TikTok moderators say they were trained on child sexual abuse content


A Forbes The report raises questions about how TikTok’s moderation team handles child sex abuse material – alleging it granted wide and insecure access to illegal photos and videos.

Employees of a third-party moderation company called Teleperformance, which works with TikTok among others, say it asked them to review a disturbing spreadsheet called DRR or Daily Required Reading on TikTok moderation standards. The spreadsheet allegedly contained content that violated TikTok guidelines, including “hundreds of images” of naked or abused children. Employees say hundreds of people at TikTok and Teleperformance could access content from inside and outside the office, opening the door to a wider leak.

Teleperformance denies Forbes that it showed employees sexually exploitative content, and TikTok said its training materials had “strict access controls and did not include visual examples of CSAM”, although he did not confirm that all third-party providers adhere to this standard. “Content of this nature is abhorrent and has no place on or off our platform, and we aim to minimize moderator exposure in accordance with industry best practices. TikTok’s training materials has strict access controls and does not include visual examples of CSAM, and our child safety team investigates and reports to NCMEC,” said TikTok spokesperson Jamie Favazza. The edge in a report.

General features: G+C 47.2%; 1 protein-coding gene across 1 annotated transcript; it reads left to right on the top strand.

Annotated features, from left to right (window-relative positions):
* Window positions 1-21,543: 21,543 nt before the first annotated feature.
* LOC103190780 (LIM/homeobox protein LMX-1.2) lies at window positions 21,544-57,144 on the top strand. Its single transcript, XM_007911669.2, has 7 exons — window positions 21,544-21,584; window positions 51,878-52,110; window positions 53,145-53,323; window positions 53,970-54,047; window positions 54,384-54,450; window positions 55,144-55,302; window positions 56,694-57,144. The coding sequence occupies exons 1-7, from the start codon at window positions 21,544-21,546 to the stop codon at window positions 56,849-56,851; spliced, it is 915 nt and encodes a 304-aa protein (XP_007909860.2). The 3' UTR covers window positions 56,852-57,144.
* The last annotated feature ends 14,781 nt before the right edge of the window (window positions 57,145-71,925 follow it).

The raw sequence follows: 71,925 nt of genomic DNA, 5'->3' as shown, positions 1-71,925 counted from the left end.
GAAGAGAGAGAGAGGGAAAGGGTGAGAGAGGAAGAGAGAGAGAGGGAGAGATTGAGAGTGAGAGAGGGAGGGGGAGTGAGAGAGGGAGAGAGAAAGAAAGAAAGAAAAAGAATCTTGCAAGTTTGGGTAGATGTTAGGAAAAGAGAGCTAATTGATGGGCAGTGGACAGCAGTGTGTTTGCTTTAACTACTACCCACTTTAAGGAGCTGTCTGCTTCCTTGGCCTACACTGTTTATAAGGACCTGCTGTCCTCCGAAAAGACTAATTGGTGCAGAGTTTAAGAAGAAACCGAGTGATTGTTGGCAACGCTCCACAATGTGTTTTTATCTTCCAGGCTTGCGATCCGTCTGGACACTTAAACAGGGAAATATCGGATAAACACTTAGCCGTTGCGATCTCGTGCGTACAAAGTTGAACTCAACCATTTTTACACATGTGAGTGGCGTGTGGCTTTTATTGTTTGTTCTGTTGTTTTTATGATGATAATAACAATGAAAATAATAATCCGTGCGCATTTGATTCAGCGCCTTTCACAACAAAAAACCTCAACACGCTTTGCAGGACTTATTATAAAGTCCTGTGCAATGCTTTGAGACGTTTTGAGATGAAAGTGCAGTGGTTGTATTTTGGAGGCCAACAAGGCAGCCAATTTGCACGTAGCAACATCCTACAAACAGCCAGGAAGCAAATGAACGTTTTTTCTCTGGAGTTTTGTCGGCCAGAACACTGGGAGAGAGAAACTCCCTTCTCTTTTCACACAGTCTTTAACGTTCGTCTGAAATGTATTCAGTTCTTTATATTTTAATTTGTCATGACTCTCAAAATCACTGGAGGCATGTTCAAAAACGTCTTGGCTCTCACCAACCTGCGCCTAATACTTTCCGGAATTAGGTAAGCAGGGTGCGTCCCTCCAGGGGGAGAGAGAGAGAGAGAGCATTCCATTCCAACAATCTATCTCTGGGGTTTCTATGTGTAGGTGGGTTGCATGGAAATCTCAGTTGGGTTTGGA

Employees tell a different story, and as Forbes states, it is legally risky. Content moderators are regularly required to manage the CSAM which is published on many social media platforms. But child abuse images are illegal in the United States and should be handled with care. Companies are supposed to report content to the National Center for Missing and Exploited Children (NCMEC) and then retain it for 90 days but minimize the number of people who see it.

The allegations here go well beyond that limit. They say Teleperformance showed employees photos and graphic videos as examples of what to tag on TikTok, while playing fast and free with access to that content. An employee says she contacted the FBI to ask if the practice constituted a criminal dissemination of CSAM, although it is not clear if one was opened.

Full Forbes The report is well worth reading, describing a situation in which moderators have been unable to keep up with the explosive growth of TikTok and have been asked to monitor crimes against children for reasons they claim , did not match. Even by the complicated standards of online child safety debates, this is an odd situation – and if accurate, horrifying.

Updated August 6, 9:30 a.m. ET: Added statement from TikTok.


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